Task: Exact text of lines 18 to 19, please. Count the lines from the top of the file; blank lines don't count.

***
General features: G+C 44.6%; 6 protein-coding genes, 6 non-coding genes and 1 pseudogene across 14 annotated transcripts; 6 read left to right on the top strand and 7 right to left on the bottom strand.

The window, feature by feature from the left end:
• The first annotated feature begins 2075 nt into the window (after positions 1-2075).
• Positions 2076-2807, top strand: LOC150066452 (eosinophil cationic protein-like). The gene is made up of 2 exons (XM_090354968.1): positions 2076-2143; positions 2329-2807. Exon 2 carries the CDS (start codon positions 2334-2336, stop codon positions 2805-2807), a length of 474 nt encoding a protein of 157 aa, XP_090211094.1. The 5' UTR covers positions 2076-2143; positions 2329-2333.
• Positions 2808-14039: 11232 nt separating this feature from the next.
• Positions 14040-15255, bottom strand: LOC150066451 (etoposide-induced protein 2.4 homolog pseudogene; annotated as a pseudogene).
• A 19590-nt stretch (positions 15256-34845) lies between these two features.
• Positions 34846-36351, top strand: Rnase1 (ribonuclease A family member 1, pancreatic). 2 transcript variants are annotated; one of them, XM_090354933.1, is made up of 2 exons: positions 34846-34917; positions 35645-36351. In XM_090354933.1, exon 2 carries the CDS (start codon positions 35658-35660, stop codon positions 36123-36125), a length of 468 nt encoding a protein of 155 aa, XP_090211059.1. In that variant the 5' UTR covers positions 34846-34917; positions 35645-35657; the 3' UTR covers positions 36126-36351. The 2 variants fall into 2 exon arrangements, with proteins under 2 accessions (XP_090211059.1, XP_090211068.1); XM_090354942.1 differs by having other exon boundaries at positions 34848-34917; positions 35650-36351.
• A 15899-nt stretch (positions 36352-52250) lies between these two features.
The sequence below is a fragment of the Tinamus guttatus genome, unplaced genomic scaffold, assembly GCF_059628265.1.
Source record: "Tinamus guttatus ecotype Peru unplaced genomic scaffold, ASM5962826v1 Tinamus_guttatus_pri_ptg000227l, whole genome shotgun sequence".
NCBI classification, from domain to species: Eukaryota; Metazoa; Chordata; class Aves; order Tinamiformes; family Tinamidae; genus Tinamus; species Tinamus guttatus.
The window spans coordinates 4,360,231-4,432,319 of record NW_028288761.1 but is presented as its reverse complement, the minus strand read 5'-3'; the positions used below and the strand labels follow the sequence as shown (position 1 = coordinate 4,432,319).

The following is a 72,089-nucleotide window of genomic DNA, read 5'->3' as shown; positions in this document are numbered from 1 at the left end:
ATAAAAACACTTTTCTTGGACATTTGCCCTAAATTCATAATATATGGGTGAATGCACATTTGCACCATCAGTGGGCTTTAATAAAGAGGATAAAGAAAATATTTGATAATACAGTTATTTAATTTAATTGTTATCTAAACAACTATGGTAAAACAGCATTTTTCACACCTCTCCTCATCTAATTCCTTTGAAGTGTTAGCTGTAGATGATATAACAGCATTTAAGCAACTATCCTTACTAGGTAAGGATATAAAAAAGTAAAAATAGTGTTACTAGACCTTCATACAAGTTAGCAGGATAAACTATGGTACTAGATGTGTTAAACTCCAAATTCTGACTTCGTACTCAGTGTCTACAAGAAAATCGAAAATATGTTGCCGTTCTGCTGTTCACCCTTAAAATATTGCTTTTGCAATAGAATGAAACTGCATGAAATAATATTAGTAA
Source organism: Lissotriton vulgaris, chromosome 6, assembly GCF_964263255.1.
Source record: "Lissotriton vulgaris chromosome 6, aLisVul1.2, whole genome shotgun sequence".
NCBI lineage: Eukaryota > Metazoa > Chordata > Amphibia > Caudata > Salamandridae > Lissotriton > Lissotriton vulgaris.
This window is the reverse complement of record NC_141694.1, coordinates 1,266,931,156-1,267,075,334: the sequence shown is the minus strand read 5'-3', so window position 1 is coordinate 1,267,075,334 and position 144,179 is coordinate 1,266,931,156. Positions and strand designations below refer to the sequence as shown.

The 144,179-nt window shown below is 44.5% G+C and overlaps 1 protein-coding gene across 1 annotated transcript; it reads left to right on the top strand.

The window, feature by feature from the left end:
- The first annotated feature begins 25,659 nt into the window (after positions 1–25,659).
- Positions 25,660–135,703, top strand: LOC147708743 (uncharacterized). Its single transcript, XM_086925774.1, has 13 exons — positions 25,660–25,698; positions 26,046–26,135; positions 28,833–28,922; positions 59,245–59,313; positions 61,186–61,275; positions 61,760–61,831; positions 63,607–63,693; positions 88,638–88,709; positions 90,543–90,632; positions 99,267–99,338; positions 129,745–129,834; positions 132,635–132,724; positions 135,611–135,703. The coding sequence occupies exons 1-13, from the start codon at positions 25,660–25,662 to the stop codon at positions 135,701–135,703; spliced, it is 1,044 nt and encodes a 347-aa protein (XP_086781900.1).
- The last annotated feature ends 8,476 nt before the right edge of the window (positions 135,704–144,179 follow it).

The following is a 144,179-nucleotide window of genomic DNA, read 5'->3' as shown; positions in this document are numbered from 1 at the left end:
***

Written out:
NCBI lineage: Eukaryota > Metazoa > Chordata > Amphibia > Caudata > Salamandridae > Lissotriton > Lissotriton vulgaris.
This window is the reverse complement of record NC_141694.1, coordinates 1,266,931,156-1,267,075,334: the sequence shown is the minus strand read 5'-3', so window position 1 is coordinate 1,267,075,334 and position 144,179 is coordinate 1,266,931,156. Positions and strand designations below refer to the sequence as shown.